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Short of the Glory

Short of the Glory: The Fall and Redemption of Edward F. Prichard Jr.

Tracy Campbell
Copyright Date: 1998
Pages: 360
https://www.jstor.org/stable/j.ctt2jcw2v
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    Short of the Glory
    Book Description:

    Arthur Schlesinger Jr. thought that he might one day become president. He was a protege of Felix Frankfurter and Fred Vinson--a political prodigy who held a series of important posts in the Roosevelt and Truman administrations. Whatever became of Edward F. Prichard, Jr., so young and brilliant and seemingly destined for glory?

    Prichard was a complex man, and his story is tragically ironic. The boy from Bourbon County, Kentucky, graduated at the top of his Princeton class and cut a wide swath at Harvard Law School. He went on to clerk in the U.S. Supreme Court and become an important figure in Roosevelt's Brain Trust. Yet Prichard--known for his dazzling wit and photographic memory--fell victim to the hubris that had helped to make him great.

    In 1948, he was indicted for stuffing 254 votes in a U.S. Senate race. J. Edgar Hoover, never a fan of the young genius, made sure he was prosecuted, and so many of the members of the Supreme Court were Prichard's friends that not enough justices were left to hear his appeal. So the man Roosevelt's advisors had called the boy wonder of the New Deal went to jail.

    Prichard's meteoric rise and fall is essentially a Greek tragedy set on the stage of American politics. Pardoned by President Truman, Prichard spent the next twenty-five years working his way out of political exile. Gradually he became a trusted advisor to governors and legislators, though without recognition or compensation. Finally, in the 1970s and 1980s, Prichard emerged as his home state's most persuasive and eloquent voice for education reform, finally regaining the respect he had thrown away in his arrogant youth.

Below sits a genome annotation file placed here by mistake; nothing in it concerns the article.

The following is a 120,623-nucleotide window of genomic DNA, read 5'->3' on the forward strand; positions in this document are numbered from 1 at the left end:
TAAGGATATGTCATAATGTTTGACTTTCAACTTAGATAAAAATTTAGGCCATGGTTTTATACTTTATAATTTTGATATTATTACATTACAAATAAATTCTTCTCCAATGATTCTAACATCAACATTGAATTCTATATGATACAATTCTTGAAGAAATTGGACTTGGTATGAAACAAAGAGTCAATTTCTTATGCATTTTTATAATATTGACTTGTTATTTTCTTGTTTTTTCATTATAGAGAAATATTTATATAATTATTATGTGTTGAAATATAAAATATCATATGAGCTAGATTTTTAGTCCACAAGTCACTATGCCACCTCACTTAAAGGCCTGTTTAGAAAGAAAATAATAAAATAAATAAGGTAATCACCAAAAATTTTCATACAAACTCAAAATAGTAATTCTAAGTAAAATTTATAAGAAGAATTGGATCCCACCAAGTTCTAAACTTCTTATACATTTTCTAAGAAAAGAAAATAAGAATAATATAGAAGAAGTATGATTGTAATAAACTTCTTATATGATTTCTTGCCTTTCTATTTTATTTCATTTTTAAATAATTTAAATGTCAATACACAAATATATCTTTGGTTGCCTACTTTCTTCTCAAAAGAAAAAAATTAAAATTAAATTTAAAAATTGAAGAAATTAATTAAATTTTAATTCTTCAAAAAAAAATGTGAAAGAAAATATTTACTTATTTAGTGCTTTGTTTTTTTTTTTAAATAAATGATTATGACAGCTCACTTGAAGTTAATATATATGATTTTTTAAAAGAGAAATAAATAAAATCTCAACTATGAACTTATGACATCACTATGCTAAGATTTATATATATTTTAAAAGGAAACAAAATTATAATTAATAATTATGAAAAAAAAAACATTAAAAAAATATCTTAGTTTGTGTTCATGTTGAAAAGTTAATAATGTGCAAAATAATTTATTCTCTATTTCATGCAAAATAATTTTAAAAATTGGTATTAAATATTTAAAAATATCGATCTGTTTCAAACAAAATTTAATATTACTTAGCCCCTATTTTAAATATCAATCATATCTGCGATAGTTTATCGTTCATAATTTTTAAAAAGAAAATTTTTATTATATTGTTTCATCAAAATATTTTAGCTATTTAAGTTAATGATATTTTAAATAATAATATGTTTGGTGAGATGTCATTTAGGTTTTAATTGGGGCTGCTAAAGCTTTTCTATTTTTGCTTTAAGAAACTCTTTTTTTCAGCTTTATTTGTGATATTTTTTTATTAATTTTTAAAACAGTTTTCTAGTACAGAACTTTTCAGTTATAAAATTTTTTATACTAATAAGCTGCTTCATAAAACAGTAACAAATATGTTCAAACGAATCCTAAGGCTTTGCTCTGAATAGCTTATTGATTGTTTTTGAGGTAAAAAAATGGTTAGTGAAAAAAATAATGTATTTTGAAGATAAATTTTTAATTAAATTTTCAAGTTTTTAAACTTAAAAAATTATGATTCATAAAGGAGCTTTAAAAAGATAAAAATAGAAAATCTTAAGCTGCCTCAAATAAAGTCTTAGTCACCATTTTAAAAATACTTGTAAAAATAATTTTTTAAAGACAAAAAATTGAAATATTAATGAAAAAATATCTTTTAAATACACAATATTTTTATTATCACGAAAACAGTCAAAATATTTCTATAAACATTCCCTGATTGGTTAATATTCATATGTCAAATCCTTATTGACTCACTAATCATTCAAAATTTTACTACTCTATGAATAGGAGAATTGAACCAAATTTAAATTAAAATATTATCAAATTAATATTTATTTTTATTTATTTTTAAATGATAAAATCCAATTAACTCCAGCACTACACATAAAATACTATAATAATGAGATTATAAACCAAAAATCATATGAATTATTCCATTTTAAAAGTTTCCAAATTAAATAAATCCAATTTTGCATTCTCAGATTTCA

eISBN: 978-0-8131-2819-1
    Subjects: History

Table of Contents

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  1. Front Matter
    (pp. iii-vi)
  2. Table of Contents
    (pp. vii-viii)
  3. Acknowledgments
    (pp. ix-x)
  4. Introduction: A Christmas Funeral
    (pp. 1-4)

    THE holiday season of 1984 was a painful one for the friends and family of Ed Prichard. Since Thanksgiving, he had been in a Lexington, Kentucky, hospital and had twice undergone major surgery. His doctors were increasingly pessimistic of his chances for survival. The end finally came on December 23. Then, two days after Christmas, they gathered at Christ Church Episcopal in Lexington to pay their final respects. Some of those present were relieved that the physical suffering Prichard had endured for years was now over. Others came to acknowledge a legacy of considerable achievement. Still others simply wanted to...

  5. Part I. Star Rising

    • 1 The Political Education of “Sonny” Prichard
      (pp. 7-23)

      ON a typical sultry summer afternoon in the early 1920s, the pulse of activity at the county courthouse in Paris, Kentucky, decreased as surely as the heat and humidity escalated. By the late afternoon, the men often gathered in the first-floor office of Pearce Paton, the popular county clerk of Bourbon County. In such a milieu, one of the most treasured folk rituals of American politics was practiced—stories were endlessly exchanged of past elections, rumors were originated and circulated about every prominent person in the county, and predictions were offered on upcoming political contests. Amid the roar of the...

    • 2 Banishment to Paradise
      (pp. 24-43)

      WHILE the Great Depression exacted a terrible price from American institutions of higher education in the early 1930s, the schools of the Ivy League were relatively untouched. Princeton, in fact, rose in prominence during these years, staying afloat financially and thriving academically. Located in a tranquil village northeast of Trenton, Princeton’s gothic campus retained its small-town charm and peaceful, scholarly atmosphere in the 1930s while other Ivy League schools such as Harvard and Penn were surrounded by growing urban sprawls. The university and its surrounding environs of tree-lined streets and picturesque homes made it an idyllic refuge from a world...

    • 3 Harvard Law School
      (pp. 44-58)

      AT Princeton, Ed Prichard had been more than just a student, even an extremely bright one. Because of his casual ability to perform brilliantly in virtually any intellectual activity—his course work, the debate team, the “Left Turn,” his senior thesis—and his reputation as a campus politician, Prichard became something of a Princeton celebrity. When he arrived in Cambridge in the fall of 1935, it would seem the twenty-year-old Kentuckian might realize that now was the time to devote himself fully to his studies and delay his other interests until after graduation. To no one’s surprise, however, Prichard’s years...